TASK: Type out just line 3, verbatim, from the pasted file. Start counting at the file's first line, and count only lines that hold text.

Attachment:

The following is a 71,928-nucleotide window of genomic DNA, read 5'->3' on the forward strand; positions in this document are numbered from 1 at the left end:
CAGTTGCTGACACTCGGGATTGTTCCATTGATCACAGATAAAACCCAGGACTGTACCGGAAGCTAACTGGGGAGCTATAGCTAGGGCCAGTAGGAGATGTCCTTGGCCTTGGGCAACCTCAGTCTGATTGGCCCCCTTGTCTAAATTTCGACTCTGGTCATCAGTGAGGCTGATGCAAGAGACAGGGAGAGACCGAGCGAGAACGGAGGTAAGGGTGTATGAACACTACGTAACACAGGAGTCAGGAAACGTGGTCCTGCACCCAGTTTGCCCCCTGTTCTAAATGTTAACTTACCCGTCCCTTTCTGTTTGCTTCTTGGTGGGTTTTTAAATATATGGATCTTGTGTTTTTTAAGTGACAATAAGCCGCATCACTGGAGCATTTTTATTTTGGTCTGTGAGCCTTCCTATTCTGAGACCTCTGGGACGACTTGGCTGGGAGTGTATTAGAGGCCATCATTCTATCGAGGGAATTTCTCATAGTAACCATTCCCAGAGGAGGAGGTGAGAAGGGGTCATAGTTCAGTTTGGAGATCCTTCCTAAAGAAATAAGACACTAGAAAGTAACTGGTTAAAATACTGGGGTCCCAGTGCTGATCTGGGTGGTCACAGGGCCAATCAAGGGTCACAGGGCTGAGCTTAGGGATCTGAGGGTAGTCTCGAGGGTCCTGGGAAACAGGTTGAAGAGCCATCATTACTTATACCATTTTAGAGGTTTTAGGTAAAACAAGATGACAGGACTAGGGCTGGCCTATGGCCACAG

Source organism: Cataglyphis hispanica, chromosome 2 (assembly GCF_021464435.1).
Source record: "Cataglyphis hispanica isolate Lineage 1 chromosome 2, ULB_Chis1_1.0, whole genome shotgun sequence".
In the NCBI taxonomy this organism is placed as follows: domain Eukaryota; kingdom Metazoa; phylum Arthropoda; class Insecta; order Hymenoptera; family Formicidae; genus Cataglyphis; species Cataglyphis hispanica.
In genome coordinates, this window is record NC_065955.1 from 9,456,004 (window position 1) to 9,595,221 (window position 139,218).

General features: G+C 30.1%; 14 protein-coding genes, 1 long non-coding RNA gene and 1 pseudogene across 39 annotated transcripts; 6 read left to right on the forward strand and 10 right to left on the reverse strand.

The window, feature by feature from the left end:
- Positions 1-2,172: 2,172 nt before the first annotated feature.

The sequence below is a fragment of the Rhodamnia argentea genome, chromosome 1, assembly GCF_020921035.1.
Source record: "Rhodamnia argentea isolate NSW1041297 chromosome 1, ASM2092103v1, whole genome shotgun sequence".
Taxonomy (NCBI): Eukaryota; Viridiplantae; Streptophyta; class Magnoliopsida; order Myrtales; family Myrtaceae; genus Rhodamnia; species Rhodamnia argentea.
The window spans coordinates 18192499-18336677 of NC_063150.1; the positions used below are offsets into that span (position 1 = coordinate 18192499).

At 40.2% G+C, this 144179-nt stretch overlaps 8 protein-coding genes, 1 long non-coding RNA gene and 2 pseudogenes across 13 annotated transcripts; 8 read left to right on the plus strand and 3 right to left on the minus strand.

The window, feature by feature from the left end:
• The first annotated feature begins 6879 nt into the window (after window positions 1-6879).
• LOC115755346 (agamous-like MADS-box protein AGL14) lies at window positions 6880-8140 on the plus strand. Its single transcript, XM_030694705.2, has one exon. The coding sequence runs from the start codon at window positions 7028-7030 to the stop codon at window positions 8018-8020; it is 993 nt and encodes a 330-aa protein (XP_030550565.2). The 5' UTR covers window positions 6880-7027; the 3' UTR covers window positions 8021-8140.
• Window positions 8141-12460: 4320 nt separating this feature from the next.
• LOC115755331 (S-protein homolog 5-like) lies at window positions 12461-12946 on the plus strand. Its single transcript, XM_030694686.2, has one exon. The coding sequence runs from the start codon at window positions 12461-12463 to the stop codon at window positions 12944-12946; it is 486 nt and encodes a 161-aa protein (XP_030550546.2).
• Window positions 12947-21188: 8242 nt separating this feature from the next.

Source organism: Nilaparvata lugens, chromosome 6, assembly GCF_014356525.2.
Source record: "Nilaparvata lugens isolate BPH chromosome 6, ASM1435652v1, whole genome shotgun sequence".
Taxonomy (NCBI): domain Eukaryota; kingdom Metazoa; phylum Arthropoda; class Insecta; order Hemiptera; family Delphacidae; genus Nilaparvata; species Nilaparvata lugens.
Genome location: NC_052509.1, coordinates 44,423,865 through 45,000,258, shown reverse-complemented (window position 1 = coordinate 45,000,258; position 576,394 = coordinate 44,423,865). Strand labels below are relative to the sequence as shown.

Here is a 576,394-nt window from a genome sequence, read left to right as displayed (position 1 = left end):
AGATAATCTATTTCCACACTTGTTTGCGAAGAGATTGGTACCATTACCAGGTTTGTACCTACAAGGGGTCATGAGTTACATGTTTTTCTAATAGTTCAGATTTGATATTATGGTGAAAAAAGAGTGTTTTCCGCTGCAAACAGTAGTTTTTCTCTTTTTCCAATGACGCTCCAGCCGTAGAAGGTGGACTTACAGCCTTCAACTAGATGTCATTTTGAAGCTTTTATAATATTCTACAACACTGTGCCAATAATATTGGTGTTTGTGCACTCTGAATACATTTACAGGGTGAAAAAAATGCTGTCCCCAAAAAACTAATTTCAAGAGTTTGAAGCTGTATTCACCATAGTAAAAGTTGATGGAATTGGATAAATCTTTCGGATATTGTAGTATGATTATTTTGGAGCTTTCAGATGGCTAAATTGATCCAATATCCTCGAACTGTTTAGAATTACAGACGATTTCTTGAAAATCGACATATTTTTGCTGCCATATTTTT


Source organism: Cataglyphis hispanica, chromosome 2 (assembly GCF_021464435.1).